November 2011


Steroid associated infective keratitis

Case studies for caution

Volume 40, No.11, November 2011 Pages 888-890

Neil Sharma

Ethan Nguyen

Ju-Lee Ooi

John Males

Case study 1

Betty, 78 years of age, presented to the emergency department with an acutely painful discharging left eye on the background of a complex ocular history. While living overseas she had developed left eye herpes keratitis for which she sought treatment from an ophthalmologist. She had initially been prescribed oral valacyclovir tablets and then ongoing topical corticosteroid eye drops (dexamethasone 0.1%) and acyclovir eye ointment four times daily.

On arrival in Australia, Betty consulted a general practitioner for continuation of her treatment. The GP provided her with ongoing prescriptions for dexamethasone eye drops but inadvertently omitted the acyclovir eye ointment. No ophthalmology follow up was organised. Betty continued the dexamethasone drops unmonitored for several months.

On examination in the emergency department, Betty had no perception of light in her left eye. She had significant periorbital oedema and conjunctival chemosis. There was a large corneal abscess involving almost the entire corneal surface (Figure 1). There was an area of corneal thinning nasally, with evidence of corneal perforation. The anterior chamber was flat and the iris plugged the corneal perforation. She was febrile at 38ºC. Betty was admitted to hospital for treatment of a perforated corneal abscess. She was treated with intravenous antibiotics (ceftriaxone 1 g/day) and hourly fortified antibiotic eye drops (cephalothin 5% and gentamicin 0.9%). Despite several days of treatment, the eye was nonsalvageable and required evisceration (removal of the cornea and intraocular contents). The wound was left open to allow drainage of residual infection.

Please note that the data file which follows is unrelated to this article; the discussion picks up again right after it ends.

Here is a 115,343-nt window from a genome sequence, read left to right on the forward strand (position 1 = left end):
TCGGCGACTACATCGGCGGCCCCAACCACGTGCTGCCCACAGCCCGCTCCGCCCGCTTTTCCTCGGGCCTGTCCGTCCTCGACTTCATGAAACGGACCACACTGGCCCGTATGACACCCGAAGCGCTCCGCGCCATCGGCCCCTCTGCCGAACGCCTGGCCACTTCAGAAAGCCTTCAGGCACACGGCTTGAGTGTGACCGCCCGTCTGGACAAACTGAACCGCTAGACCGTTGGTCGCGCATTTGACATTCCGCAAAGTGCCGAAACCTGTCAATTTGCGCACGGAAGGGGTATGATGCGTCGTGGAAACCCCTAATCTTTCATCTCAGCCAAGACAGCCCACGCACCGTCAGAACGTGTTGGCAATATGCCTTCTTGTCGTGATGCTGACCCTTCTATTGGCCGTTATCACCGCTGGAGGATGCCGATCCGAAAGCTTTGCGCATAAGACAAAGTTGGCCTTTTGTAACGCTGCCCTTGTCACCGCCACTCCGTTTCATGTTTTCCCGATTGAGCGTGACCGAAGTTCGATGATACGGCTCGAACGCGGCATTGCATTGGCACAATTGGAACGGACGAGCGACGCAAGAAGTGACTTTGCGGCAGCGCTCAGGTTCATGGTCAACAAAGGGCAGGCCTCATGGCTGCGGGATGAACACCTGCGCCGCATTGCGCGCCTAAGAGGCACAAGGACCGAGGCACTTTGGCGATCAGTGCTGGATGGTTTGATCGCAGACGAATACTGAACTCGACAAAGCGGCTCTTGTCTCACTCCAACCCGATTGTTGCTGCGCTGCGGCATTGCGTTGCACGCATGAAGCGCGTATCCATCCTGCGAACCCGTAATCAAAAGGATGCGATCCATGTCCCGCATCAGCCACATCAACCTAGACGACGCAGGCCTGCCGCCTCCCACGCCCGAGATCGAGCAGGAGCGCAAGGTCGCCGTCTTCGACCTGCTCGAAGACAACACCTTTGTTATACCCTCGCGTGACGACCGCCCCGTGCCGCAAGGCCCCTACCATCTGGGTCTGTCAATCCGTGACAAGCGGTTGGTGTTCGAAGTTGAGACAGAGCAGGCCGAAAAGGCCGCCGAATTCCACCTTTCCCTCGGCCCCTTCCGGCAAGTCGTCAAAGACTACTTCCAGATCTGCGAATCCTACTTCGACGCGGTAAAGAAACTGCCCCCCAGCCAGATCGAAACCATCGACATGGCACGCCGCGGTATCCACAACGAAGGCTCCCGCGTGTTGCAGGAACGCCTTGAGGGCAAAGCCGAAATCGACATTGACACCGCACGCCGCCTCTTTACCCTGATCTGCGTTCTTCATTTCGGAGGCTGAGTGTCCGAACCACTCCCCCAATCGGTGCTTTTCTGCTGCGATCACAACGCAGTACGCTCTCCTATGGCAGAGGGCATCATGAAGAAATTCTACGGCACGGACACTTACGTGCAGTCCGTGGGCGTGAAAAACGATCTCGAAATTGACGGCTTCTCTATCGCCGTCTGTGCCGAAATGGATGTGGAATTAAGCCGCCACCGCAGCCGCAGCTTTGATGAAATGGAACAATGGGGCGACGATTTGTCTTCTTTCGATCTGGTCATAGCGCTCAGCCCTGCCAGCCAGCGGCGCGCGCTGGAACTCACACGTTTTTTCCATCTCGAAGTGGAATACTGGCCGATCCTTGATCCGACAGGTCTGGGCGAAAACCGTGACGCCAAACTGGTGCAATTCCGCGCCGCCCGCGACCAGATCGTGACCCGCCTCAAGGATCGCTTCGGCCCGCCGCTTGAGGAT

She underwent fitting of an ocular prosthesis 5 months later.

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